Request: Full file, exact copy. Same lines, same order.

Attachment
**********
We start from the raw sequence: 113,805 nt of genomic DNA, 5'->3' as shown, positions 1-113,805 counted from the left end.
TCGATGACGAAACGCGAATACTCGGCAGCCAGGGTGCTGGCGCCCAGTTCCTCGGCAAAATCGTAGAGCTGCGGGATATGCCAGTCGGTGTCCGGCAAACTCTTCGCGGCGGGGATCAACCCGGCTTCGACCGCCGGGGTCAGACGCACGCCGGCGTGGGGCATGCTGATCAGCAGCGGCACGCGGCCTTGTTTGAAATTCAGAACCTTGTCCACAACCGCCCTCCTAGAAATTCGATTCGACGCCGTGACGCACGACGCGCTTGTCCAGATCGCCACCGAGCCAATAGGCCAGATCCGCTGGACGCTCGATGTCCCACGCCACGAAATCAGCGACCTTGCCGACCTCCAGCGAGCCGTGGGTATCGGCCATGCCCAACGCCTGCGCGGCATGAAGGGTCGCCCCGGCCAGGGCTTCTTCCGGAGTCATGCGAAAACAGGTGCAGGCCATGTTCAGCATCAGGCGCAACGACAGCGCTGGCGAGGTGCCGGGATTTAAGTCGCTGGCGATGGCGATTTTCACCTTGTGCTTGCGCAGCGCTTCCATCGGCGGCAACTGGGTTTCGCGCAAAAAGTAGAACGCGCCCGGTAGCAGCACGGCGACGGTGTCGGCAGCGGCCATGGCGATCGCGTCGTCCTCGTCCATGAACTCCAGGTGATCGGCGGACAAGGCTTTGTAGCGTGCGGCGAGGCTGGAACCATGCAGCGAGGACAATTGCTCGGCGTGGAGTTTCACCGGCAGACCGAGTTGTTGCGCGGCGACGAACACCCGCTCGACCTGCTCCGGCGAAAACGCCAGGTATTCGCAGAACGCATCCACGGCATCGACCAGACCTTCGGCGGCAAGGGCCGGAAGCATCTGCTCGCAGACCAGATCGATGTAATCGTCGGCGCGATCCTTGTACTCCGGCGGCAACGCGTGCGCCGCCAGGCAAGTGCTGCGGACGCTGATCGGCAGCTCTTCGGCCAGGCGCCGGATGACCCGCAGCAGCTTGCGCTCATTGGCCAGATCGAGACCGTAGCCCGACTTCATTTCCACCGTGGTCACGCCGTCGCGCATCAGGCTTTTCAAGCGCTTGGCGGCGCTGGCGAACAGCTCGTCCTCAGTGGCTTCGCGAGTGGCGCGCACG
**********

We start from the raw sequence: 113,805 nt of genomic DNA, 5'->3' as shown, positions 1-113,805 counted from the left end.
TCGATGACGAAACGCGAATACTCGGCAGCCAGGGTGCTGGCGCCCAGTTCCTCGGCAAAATCGTAGAGCTGCGGGATATGCCAGTCGGTGTCCGGCAAACTCTTCGCGGCGGGGATCAACCCGGCTTCGACCGCCGGGGTCAGACGCACGCCGGCGTGGGGCATGCTGATCAGCAGCGGCACGCGGCCTTGTTTGAAATTCAGAACCTTGTCCACAACCGCCCTCCTAGAAATTCGATTCGACGCCGTGACGCACGACGCGCTTGTCCAGATCGCCACCGAGCCAATAGGCCAGATCCGCTGGACGCTCGATGTCCCACGCCACGAAATCAGCGACCTTGCCGACCTCCAGCGAGCCGTGGGTATCGGCCATGCCCAACGCCTGCGCGGCATGAAGGGTCGCCCCGGCCAGGGCTTCTTCCGGAGTCATGCGAAAACAGGTGCAGGCCATGTTCAGCATCAGGCGCAACGACAGCGCTGGCGAGGTGCCGGGATTTAAGTCGCTGGCGATGGCGATTTTCACCTTGTGCTTGCGCAGCGCTTCCATCGGCGGCAACTGGGTTTCGCGCAAAAAGTAGAACGCGCCCGGTAGCAGCACGGCGACGGTGTCGGCAGCGGCCATGGCGATCGCGTCGTCCTCGTCCATGAACTCCAGGTGATCGGCGGACAAGGCTTTGTAGCGTGCGGCGAGGCTGGAACCATGCAGCGAGGACAATTGCTCGGCGTGGAGTTTCACCGGCAGACCGAGTTGTTGCGCGGCGACGAACACCCGCTCGACCTGCTCCGGCGAAAACGCCAGGTATTCGCAGAACGCATCCACGGCATCGACCAGACCTTCGGCGGCAAGGGCCGGAAGCATCTGCTCGCAGACCAGATCGATGTAATCGTCGGCGCGATCCTTGTACTCCGGCGGCAACGCGTGCGCCGCCAGGCAAGTGCTGCGGACGCTGATCGGCAGCTCTTCGGCCAGGCGCCGGATGACCCGCAGCAGCTTGCGCTCATTGGCCAGATCGAGACCGTAGCCCGACTTCATTTCCACCGTGGTCACGCCGTCGCGCATCAGGCTTTTCAAGCGCTTGGCGGCGCTGGCGAACAGCTCGTCCTCAGTGGCTTCGCGAGTGGCGCGCACG